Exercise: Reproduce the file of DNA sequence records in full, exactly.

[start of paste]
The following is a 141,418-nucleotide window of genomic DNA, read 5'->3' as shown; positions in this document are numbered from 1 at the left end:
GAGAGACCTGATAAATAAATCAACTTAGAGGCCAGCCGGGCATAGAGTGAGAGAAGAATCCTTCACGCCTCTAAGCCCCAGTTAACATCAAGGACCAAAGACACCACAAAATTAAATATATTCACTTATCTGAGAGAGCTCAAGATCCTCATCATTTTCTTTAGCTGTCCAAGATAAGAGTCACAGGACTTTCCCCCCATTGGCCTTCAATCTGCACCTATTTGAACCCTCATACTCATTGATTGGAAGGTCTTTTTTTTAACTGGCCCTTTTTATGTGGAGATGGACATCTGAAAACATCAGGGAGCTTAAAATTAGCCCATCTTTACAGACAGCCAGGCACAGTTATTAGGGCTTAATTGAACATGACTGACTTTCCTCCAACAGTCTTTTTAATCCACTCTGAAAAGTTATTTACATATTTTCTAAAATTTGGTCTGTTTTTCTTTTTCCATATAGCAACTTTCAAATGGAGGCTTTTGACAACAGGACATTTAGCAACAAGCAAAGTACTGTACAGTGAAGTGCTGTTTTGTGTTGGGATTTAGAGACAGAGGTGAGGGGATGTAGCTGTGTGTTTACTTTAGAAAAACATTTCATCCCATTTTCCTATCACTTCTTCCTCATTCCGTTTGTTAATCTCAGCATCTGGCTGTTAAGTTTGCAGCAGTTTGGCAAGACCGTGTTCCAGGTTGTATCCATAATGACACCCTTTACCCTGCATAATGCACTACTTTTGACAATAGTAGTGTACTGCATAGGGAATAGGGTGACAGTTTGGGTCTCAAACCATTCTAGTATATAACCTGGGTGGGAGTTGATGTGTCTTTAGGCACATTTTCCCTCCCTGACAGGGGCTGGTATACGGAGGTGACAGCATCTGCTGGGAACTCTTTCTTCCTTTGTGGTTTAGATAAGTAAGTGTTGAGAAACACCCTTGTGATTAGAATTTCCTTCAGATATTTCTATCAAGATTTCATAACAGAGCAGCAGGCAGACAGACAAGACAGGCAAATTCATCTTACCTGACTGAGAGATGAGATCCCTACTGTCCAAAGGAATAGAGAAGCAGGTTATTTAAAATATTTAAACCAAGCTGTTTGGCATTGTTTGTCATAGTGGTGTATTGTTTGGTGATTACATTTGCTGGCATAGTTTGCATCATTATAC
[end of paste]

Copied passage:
The following is a 141,418-nucleotide window of genomic DNA, read 5'->3' as shown; positions in this document are numbered from 1 at the left end:
GAGAGACCTGATAAATAAATCAACTTAGAGGCCAGCCGGGCATAGAGTGAGAGAAGAATCCTTCACGCCTCTAAGCCCCAGTTAACATCAAGGACCAAAGACACCACAAAATTAAATATATTCACTTATCTGAGAGAGCTCAAGATCCTCATCATTTTCTTTAGCTGTCCAAGATAAGAGTCACAGGACTTTCCCCCCATTGGCCTTCAATCTGCACCTATTTGAACCCTCATACTCATTGATTGGAAGGTCTTTTTTTTAACTGGCCCTTTTTATGTGGAGATGGACATCTGAAAACATCAGGGAGCTTAAAATTAGCCCATCTTTACAGACAGCCAGGCACAGTTATTAGGGCTTAATTGAACATGACTGACTTTCCTCCAACAGTCTTTTTAATCCACTCTGAAAAGTTATTTACATATTTTCTAAAATTTGGTCTGTTTTTCTTTTTCCATATAGCAACTTTCAAATGGAGGCTTTTGACAACAGGACATTTAGCAACAAGCAAAGTACTGTACAGTGAAGTGCTGTTTTGTGTTGGGATTTAGAGACAGAGGTGAGGGGATGTAGCTGTGTGTTTACTTTAGAAAAACATTTCATCCCATTTTCCTATCACTTCTTCCTCATTCCGTTTGTTAATCTCAGCATCTGGCTGTTAAGTTTGCAGCAGTTTGGCAAGACCGTGTTCCAGGTTGTATCCATAATGACACCCTTTACCCTGCATAATGCACTACTTTTGACAATAGTAGTGTACTGCATAGGGAATAGGGTGACAGTTTGGGTCTCAAACCATTCTAGTATATAACCTGGGTGGGAGTTGATGTGTCTTTAGGCACATTTTCCCTCCCTGACAGGGGCTGGTATACGGAGGTGACAGCATCTGCTGGGAACTCTTTCTTCCTTTGTGGTTTAGATAAGTAAGTGTTGAGAAACACCCTTGTGATTAGAATTTCCTTCAGATATTTCTATCAAGATTTCATAACAGAGCAGCAGGCAGACAGACAAGACAGGCAAATTCATCTTACCTGACTGAGAGATGAGATCCCTACTGTCCAAAGGAATAGAGAAGCAGGTTATTTAAAATATTTAAACCAAGCTGTTTGGCATTGTTTGTCATAGTGGTGTATTGTTTGGTGATTACATTTGCTGGCATAGTTTGCATCATTATAC